Jurors do form opinions based on the mini openings. They very well may say that they are leaning in favor of the defense because of certain factual circumstances or say they cannot be impartial based on the amount of money you are seeking. That is a good thing. These are the jurors that were always going to be against you. Better to find out now and keep them off the jury than get surprised at the end of trial with a defense verdict or low award.
A good mini opening will almost always generate a more productive voir dire. Jurors will have something to say, either about the size of damages, who the defendant is and how the big award will affect them, or what your client must have done wrong. A good mini opening also almost always generates more challenges for cause. Come to court with a copy of CCP section 222.5, subdivision (b)(1)(C) and memorize the language: “Actual bias” is defined as the “existence of a state of mind on the part of the juror in reference to the case, or to any of the parties, which will prevent the juror from acting with entire impartiality, and without prejudice to the substantial rights of the parties.” The key words are not, “can you be fair,” or “can you follow the law.” The standard is, “can you be entirely impartial.” No one wants to say they are not fair. It is easier to say you are not impartial with regards to any given case because of the facts and circumstances. When questioning jurors who are potential cause challenges, use the code language, “Would you say that, at least on this issue, the issue of awarding money for emotional distress and loss of enjoyment of life, you are not able to be entirely impartial?”
In some courtrooms, it is enough for the juror to say that based on what they understand the case to be about (or the damages being sought) they have already formed opinions which they cannot set aside and which would prevent them from being entirely impartial. On the other hand, I have found that for some judges, the more that potential jurors cite specifics from the mini opening (be it the dollar amount, the nature of the collision, preexisting injuries, etc.) when expressing their inability to be impartial, the less inclined they are to grant cause. Rather than base your cause challenge inquiry on the facts outlined in mini openings, make your questioning based on hypotheticals. For example, in a case where your client was riding a bicycle and was hit by a large truck that the defense contends he should have seen, rather than say, “have you already formed the opinion that Mr. Jones should have seen the truck and therefore must share responsibility,” you can say, “in a situation where there is a bicyclist riding along the right curb and a very large truck to his left, would you start out believing that the cyclist always shares some responsibility if he gets hit?”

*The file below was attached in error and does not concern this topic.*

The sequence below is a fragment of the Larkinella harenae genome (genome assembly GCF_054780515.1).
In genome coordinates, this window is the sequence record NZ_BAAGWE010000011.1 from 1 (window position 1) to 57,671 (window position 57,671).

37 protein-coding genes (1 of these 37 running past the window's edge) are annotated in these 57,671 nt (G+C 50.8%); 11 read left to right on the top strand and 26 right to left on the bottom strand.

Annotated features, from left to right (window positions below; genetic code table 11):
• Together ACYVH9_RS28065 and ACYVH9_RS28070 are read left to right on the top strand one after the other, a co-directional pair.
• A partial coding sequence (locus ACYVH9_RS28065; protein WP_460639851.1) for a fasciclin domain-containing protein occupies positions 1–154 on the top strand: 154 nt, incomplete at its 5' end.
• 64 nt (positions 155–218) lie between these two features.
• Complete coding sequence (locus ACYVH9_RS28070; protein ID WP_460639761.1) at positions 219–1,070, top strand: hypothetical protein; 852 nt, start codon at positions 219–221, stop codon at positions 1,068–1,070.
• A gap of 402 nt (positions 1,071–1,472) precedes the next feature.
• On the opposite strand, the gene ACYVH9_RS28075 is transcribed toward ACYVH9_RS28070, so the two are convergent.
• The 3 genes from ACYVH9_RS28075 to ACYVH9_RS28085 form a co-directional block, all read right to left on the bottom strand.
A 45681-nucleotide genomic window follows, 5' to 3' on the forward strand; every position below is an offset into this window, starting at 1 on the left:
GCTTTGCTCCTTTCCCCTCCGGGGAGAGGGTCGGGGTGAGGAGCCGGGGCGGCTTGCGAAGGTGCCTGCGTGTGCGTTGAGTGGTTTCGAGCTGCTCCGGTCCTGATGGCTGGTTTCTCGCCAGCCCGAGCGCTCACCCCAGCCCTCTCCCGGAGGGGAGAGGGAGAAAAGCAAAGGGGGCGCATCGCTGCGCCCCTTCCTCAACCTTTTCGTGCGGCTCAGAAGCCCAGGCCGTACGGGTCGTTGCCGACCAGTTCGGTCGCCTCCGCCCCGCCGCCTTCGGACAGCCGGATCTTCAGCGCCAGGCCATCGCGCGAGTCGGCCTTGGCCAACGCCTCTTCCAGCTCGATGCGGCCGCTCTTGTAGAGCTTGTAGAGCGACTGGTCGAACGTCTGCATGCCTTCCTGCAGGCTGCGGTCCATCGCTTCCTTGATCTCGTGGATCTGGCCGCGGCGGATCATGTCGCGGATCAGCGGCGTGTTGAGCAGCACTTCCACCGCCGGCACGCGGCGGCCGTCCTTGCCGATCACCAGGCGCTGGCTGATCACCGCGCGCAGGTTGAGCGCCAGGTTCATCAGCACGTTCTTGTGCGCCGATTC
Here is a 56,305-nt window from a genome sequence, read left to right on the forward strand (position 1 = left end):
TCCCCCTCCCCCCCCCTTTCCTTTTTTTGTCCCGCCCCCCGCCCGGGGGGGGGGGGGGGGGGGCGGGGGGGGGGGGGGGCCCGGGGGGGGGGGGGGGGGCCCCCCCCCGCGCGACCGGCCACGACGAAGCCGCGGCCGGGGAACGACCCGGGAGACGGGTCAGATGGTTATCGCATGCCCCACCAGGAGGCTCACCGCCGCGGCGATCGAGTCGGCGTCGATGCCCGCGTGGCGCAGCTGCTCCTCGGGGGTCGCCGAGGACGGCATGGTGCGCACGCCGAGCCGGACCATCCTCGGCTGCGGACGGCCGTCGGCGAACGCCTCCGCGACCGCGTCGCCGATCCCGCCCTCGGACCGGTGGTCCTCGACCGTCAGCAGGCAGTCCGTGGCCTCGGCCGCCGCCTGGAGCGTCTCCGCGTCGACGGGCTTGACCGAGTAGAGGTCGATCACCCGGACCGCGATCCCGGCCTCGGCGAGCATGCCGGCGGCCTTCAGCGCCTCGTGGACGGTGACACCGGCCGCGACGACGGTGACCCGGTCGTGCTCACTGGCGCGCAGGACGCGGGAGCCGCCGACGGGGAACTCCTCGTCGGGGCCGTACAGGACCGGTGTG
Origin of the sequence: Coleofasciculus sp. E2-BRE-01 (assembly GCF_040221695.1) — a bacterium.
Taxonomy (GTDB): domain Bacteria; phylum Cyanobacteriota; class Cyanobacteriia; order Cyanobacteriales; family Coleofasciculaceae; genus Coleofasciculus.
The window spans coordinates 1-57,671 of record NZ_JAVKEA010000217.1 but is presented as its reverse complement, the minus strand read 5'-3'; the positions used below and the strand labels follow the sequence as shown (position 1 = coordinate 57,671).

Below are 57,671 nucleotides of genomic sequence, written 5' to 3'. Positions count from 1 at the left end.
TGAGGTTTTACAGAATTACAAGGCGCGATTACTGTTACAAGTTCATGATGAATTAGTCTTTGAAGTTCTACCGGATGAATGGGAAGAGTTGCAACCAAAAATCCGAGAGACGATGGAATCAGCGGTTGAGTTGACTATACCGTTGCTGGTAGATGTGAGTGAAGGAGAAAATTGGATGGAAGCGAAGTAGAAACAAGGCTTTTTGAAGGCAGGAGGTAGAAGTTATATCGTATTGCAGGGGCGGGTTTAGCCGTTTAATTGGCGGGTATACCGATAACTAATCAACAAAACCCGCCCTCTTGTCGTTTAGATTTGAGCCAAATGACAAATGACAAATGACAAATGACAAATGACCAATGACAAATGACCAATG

Jurors’ referencing specific dollar amounts or even ranges (multi-million, tens of millions, etc.) alluded to in mini openings tend to make judges even more prickly when it comes to cause. It’s a good idea to start out by questioning jurors about their thoughts regarding the concept of awarding money for things like loss of enjoyment of life, emotional distress and mental suffering. Next, ask them about upper limits or caps on this particular category of damage – virtually every judge will let you ask about caps, but the next step is to ask what that cap is. If you’ve introduced the idea that you are seeking “tens of millions,” they may very well say, “it’s something less than tens of millions.” Then you can use the juror’s number to establish that they would not go above that amount no matter what the evidence shows. For example, rather than say, “You’ve heard me say we are seeking tens of millions of dollars for Ms. Williams’ pain, suffering and loss of enjoyment of life, would you say that is an amount you could never award?” you can say, “In a case where someone is able to walk, talk, and even return to work, would you agree that you personally would never be able to make a multi-million dollar award for something like loss of enjoyment of life and emotional distress?
Well-crafted mini openings make voir dire more productive by helping you identify problem jurors and get more challenges for cause. There is another advantage that comes from underselling your case early on. Those who make it on the jury are mostly going to be those who did not express significant concerns with the weaker version of your case – they are going to be blown away when they find out how good it really is. You have nowhere to go but up, and you will be presenting the strong case to the jurors most receptive to you.
Sonia Chopra is a senior litigation consultant with Chopra Koonan Litigation Consulting. With a doctoral degree in psychology and law and a passion for research, Dr. Chopra applies current social science theory to a wide variety of legal issues. In her work as a consultant, she designs, conducts and analyzes focus groups and trial simulations, and assists attorneys in case analysis, theme development and jury selection. Dr. Chopra also has extensive experience working with both trial attorneys and witnesses on their communication and persuasion skills and she has interviewed hundreds of jurors following verdicts. She has served on the Board of Directors of the American Society of Trial Consultants and is the Associate Editor of the trial manual, Jurywork®: Systematic Techniques.
2020 by the author.